Unlike giants which are alive and operating in the flesh, mountains are problems that challenge us simply because we are limited to a physical body in a physical, material world. To me, two of the major elements that make up mountains are financial and physical woes. Add to that the stresses of everyday living, with all of the problems (great and small) that present themselves, and you end up with a mountain in front of you that seems too great to climb over. As Christians, we know that both giants and mountains are overcome by faith—even the faith of a “mustard seed.” Overcoming giants also requires spiritual warfare, prayer, and wisdom, while mountains usually demand physical strength, endurance, and determination.
On the other hand, the truth is we are merely human. We become tired, weak, and discouraged, especially in prolonged battles that involve suffering, loss, and hardship. We eventually become weary with it all and reach the end of our own strength; and, when that fails, it is easy to feel hopeless, helpless, defeated, and depressed. It is at this point of weakness that Satan begins planting doubts in our mind such as, “You wouldn’t be in this situation if you were in God’s will; God doesn’t love you anymore or He wouldn’t allow you to suffer; God doesn’t care if you end up alone and forgotten; God is punishing you for being a failure; God’s promises are for others, not you; Things will never improve for your life, and everything you’ve done is in vain.” On and on it goes, depending on a person’s point of vulnerability because Satan knows that if we buy a lie, we will be rendered ineffective against the giants and mountains in our lives. Hebrews 12:3 tells us to “consider him that endured such contradiction of sinners against himself, lest ye be wearied and faint in your minds”.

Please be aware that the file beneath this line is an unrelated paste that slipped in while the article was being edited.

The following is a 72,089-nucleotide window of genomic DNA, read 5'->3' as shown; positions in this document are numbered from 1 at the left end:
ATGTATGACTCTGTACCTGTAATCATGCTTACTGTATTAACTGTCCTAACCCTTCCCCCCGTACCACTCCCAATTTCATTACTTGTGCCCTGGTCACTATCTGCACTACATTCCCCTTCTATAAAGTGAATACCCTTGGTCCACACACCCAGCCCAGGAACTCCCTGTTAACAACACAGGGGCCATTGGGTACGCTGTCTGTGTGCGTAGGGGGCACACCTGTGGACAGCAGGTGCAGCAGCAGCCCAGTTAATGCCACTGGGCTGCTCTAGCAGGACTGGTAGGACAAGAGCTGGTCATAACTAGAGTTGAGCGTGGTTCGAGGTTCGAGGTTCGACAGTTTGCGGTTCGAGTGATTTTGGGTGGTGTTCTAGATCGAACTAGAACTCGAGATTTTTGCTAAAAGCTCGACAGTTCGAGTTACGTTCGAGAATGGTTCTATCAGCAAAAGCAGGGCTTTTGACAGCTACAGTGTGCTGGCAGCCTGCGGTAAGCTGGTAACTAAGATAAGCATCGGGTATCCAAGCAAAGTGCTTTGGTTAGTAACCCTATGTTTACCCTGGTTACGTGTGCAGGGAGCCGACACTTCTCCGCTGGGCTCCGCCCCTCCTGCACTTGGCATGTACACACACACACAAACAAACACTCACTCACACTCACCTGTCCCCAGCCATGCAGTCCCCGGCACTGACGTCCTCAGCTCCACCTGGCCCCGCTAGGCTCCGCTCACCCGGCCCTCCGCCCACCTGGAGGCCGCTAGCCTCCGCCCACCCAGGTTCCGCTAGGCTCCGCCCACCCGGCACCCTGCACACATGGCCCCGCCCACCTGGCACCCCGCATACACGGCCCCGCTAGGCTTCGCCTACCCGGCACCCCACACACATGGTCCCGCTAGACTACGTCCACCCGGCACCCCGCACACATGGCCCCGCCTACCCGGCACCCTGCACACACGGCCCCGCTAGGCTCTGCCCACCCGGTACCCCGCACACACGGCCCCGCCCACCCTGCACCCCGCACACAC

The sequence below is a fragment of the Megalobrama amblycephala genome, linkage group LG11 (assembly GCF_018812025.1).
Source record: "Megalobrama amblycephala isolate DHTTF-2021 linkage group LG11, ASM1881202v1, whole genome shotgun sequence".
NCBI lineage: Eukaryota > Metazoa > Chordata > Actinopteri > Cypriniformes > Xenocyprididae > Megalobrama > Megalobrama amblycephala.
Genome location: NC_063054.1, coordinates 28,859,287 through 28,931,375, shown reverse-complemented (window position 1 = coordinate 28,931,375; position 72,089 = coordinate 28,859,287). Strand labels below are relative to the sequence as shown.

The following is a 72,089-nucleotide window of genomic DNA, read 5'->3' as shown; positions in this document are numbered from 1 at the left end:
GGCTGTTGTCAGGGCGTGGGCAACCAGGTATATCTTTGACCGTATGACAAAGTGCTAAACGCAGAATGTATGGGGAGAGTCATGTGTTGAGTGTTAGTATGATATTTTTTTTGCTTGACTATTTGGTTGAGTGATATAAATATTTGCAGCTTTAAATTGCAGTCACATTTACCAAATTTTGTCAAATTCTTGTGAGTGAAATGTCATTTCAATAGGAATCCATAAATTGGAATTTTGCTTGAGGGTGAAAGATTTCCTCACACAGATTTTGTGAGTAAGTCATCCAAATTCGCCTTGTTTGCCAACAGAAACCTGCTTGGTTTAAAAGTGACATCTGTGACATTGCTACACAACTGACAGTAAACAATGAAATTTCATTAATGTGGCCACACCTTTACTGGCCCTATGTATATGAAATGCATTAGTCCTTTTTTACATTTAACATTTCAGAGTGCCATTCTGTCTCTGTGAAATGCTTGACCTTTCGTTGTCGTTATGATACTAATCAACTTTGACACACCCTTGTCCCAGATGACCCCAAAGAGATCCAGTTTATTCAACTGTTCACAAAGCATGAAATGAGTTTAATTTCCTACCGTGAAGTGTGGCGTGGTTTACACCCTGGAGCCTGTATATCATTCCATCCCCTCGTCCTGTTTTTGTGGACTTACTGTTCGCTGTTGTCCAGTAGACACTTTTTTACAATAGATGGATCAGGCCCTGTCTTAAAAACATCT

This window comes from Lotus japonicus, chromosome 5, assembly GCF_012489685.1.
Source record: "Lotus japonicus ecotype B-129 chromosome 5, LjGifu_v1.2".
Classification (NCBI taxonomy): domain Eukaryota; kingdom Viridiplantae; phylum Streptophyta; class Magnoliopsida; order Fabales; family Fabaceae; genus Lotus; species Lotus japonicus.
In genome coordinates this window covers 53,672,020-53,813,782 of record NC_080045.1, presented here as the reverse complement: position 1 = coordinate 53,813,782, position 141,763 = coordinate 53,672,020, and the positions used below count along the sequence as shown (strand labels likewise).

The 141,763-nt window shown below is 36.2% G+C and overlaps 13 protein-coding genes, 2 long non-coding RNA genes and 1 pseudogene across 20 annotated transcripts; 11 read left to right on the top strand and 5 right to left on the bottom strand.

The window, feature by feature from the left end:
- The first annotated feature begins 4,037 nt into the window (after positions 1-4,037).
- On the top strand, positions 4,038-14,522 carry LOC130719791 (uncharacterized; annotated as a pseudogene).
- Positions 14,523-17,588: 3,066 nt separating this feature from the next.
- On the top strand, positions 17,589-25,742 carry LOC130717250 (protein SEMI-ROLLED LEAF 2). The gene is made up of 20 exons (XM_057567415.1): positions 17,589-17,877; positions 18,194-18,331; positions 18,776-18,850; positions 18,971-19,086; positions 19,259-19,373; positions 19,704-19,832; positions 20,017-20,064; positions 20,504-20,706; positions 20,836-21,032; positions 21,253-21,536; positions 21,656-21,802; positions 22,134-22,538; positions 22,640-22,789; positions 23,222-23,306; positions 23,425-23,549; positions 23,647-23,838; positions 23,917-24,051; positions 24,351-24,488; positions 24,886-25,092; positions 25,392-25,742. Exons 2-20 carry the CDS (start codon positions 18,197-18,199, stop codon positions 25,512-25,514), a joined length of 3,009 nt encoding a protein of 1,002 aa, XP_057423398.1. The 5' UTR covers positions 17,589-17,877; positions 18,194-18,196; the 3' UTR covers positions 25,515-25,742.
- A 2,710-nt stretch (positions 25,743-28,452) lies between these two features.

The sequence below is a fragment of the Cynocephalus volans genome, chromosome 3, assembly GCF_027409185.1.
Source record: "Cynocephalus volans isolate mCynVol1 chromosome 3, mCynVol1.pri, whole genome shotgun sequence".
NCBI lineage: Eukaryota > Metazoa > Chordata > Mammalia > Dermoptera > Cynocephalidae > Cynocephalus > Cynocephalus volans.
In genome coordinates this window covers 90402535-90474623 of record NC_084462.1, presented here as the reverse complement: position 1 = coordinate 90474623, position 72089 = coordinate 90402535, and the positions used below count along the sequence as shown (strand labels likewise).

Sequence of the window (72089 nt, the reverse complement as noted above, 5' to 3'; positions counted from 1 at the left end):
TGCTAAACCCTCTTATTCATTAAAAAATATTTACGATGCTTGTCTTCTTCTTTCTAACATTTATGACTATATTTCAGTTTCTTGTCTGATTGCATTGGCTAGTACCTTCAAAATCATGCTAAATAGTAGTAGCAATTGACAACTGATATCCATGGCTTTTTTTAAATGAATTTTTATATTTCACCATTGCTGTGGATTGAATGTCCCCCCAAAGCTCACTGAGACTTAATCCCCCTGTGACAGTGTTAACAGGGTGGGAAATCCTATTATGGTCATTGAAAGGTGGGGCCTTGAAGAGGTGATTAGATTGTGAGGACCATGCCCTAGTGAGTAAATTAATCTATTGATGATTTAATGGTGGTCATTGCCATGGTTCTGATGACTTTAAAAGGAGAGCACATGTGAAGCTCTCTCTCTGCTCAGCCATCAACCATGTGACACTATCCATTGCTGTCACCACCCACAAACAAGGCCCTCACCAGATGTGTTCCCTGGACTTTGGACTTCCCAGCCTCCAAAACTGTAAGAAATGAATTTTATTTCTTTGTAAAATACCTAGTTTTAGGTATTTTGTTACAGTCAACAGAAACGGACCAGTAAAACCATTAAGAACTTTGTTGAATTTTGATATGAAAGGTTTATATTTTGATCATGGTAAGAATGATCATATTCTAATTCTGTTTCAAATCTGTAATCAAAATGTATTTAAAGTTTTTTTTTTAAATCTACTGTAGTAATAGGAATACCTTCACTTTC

This is when we must remember our Rock and our Tree. That is, the Rock of our Salvation, and the Cross. Concerning the Rock, this is the Rock upon which Jesus said we would be safe and established if we would build upon it by hearing and doing His sayings (See Matthew 7:24-27). Consider Hanna’s prayer, “There is none holy as the LORD: for there is none beside thee: neither is there any rock like our God” 1 Samuel 2:2. What a powerful prayer of faith and confidence! King David spoke unto the LORD in Samuel 22:2-4, 47, “The LORD is my rock, and my fortress, and my deliverer; The God of my rock; in him will I trust: he is my shield and the horn of my salvation, my high tower, and my refuge, my saviour; thou savest me from violence. I will call on the LORD, who is worthy to be praised: so shall I be saved from mine enemies. The LORD liveth; and blessed be my rock; and exalted be the God of the rock of my salvation.” “For who is God save the LORD? or who is a rock save our God” Psalm 18:31? “Unto thee will I cry, O LORD my rock; be not silent to me: lest if thou be silent to me, I become like them that go down into the pit” Psalm 28:1. David also declared, “He only is my rock and my salvation: he is my defence; I shall not be greatly moved” Psalm 62:2 and 6. (See also Psalm 94:22.)
The Apostle Paul told us to “put on the whole armour of God, that ye may be able to stand against the wiles of the devil” Ephesians 6:11. Paul knew that it would require the “whole armour of God” in order to remain standing. He said, “Wherefore take unto you the whole armour of God, that ye may be able to withstand in the evil day, and having done all, to stand” Ephesians 6:13. Can anyone argue that we aren’t living “in the evil day?”